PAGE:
Jerry Davis. Office: HSS 273. Hours MW: 3-4:30; W 11-12, or by appt.
or by appt. phone 338-2983 (also try GIS lab at 338-6140/338-6332)
In this seminar, we'll investigate geomorphic response systems, especially related to human activities. We'll focus primarily on fluvial, slope and watershed-level systems. We'll start with a brief look at the foundations of geomorphological theory, followed by a more applied look at natural and human impacts on slopes, fluvial systems, and watersheds, and ending with special topics to be determined by the participants. Participants will be expected to read the assigned articles and participate in discussions during the seminar meetings. Each week, discussants will prepare a short assessment of the articles (1 each) and post these in a Discussion (one per article) in an iLearn forum created for the topic, by Thursday evening. Other course participants will then reply to these assessments with a short (one-paragraph) response to bring with them to the seminar.
Group Topics: Continuing in this vein, we'll have four weeks wherein we'll discuss readings from topics to be determined by groups (of 4 participants each). Each group will choose four articles (one from each participant) of a common general theme (e.g. environmental change, equilibrium theory, weathering, karst, hazards) for the entire seminar to read, and the readings and topics are discussed by the entire seminar on the evening for that group. We will need the first group to be ready to go March 16, with assigned articles ready to distribute, so I'll need to hear from a group of volunteers that wish to start then by the session before (March 9). This first group will get the first choice of a date to make your final presentations. On March 9 we'll also work out the rest of the groups and dates; the second group will get the next choice of final presentation date, etc. For group topics, we will also use iLearn, and articles and assessments will be posted as attachments in an Discussion (one per article) for the iLearn forum created for your group.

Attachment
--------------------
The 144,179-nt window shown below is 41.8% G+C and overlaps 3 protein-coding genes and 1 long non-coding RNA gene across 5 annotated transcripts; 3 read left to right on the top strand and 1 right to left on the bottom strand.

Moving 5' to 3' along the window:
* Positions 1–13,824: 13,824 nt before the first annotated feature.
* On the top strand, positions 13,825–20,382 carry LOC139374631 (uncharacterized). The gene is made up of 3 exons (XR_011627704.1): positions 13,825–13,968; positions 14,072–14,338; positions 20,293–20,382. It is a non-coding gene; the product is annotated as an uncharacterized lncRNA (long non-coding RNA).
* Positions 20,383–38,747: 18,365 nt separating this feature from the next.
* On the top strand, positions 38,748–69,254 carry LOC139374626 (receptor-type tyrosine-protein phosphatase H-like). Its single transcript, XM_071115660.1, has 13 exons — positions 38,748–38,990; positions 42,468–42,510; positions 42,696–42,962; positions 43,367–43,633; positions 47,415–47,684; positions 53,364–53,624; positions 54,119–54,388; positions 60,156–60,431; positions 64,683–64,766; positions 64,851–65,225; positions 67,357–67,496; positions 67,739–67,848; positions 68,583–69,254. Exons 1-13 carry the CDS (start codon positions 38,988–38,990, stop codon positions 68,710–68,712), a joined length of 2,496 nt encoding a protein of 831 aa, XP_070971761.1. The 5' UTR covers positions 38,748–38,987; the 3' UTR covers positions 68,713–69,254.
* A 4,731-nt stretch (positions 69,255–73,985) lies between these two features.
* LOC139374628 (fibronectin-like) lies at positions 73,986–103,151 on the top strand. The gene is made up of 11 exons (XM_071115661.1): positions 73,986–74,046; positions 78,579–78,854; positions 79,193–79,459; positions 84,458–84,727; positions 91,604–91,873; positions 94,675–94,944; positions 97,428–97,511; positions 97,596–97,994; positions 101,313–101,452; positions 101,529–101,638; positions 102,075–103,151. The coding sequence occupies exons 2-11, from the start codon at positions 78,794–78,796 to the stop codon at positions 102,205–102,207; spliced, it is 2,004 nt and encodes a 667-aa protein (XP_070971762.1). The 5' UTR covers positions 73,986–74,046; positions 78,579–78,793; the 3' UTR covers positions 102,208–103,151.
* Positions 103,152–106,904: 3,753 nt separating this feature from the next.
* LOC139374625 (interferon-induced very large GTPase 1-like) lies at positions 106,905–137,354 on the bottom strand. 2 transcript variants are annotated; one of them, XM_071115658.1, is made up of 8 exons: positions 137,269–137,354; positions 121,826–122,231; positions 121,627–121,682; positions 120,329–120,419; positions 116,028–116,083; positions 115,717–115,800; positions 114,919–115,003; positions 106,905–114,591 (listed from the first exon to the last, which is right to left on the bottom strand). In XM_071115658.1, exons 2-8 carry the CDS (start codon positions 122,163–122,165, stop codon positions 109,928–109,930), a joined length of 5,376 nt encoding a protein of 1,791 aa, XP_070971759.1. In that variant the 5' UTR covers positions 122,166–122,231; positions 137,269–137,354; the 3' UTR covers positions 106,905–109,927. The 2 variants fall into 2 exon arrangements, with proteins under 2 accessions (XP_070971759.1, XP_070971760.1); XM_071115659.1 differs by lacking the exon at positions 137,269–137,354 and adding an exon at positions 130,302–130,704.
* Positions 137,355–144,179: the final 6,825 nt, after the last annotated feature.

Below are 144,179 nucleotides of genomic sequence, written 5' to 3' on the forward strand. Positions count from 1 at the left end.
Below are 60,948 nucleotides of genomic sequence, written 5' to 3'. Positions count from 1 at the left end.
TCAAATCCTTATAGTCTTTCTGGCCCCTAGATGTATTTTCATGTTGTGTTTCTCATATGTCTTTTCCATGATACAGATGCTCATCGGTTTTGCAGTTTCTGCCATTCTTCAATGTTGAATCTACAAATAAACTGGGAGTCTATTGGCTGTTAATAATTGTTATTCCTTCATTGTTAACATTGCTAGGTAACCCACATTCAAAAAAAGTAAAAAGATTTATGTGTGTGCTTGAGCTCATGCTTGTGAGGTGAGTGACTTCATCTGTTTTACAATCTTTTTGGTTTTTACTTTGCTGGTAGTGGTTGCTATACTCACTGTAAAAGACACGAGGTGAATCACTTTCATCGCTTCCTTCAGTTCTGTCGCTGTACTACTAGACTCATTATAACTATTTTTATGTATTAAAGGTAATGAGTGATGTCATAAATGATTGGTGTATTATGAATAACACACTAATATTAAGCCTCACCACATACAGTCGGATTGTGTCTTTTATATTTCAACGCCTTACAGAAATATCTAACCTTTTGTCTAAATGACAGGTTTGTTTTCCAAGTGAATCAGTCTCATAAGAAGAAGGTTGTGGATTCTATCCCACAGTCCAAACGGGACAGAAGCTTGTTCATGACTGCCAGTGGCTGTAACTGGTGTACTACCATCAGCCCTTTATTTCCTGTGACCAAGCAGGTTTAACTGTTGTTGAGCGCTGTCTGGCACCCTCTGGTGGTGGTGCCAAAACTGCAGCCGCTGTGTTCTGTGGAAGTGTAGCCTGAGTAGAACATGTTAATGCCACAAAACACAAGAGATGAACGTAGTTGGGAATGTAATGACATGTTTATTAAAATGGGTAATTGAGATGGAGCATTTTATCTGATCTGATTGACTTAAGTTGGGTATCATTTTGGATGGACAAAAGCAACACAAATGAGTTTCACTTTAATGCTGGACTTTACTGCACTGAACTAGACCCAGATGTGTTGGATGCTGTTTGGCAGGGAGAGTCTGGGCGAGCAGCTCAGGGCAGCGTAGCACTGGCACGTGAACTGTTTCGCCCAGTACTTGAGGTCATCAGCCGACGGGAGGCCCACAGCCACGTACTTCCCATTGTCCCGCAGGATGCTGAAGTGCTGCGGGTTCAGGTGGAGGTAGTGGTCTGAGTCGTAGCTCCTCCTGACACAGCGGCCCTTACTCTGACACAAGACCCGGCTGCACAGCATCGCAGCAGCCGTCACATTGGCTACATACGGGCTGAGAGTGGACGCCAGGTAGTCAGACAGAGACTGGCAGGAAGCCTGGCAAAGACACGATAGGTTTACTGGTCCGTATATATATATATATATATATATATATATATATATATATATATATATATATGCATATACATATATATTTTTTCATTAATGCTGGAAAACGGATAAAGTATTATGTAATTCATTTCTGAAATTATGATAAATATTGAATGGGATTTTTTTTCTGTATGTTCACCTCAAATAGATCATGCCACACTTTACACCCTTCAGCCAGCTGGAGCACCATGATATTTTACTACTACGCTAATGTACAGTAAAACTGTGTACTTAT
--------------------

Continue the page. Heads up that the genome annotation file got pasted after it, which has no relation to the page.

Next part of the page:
Interpreted articles: Each individual will prepare interpretations of one article of your choosing from your topic. This article will also be assigned for all to read (preferably made available as a pdf for individual access). These interpretations should be concise (typically 2 pages) and include the following: (1) a full bibliographic reference for the article; (2) a concise description of the results of the research, including at least one illustration (unless the article has no significant figures); and (3) the significance of this paper to your topic.
Final Project: Each participant will write a final project paper, based upon library work or some mixture of library and field work, to be presented on one of the last four nights of the seminar. A short (2-page max) proposal for your project should be turned March 26. Final written papers are due on May 11. All should be prepared as a pdf document to be stored on the course web page.
Style: See the "Style Guide" on the course web page. This guide includes style suggestions for this seminar, including the use of a scientific instead of journalistic style of writing.
Evaluation: Participants will be evaluated on the basis of overall performance in each of these requirements, with 35% assigned to the final project (proposal, paper & presentation), 35% to the instructor-assigned articles (from discussant reviews, responses, and general participation), and 30% to the group-assigned topics (also from reviews, responses and participation.)
April 24-26: Hydraulic mining and alpine meadow sites, Sierra Nevada field campus.
|1/26||Introduction to course, first readings assigned|
|2/2||Foundations of Geomorphic Systems & Equilibria|
|2/9||Equilibrium Models in Geomorphology|
|2/16||Geomorphic Response to Agriculture & Grazing|
|2/23||Geomorphic Response to Forestry and Roads|
|3/2||Geomorphic Response to Dams and Flooding|
|3/16||Geomorphic Response to
Individual topics & project proposal due; first group assigns readings
|3/30, 4/6, 4/13, 4/20||group topics|
|4/27, 5/4, 5/11, 5/18||final project presentations (4 per session)|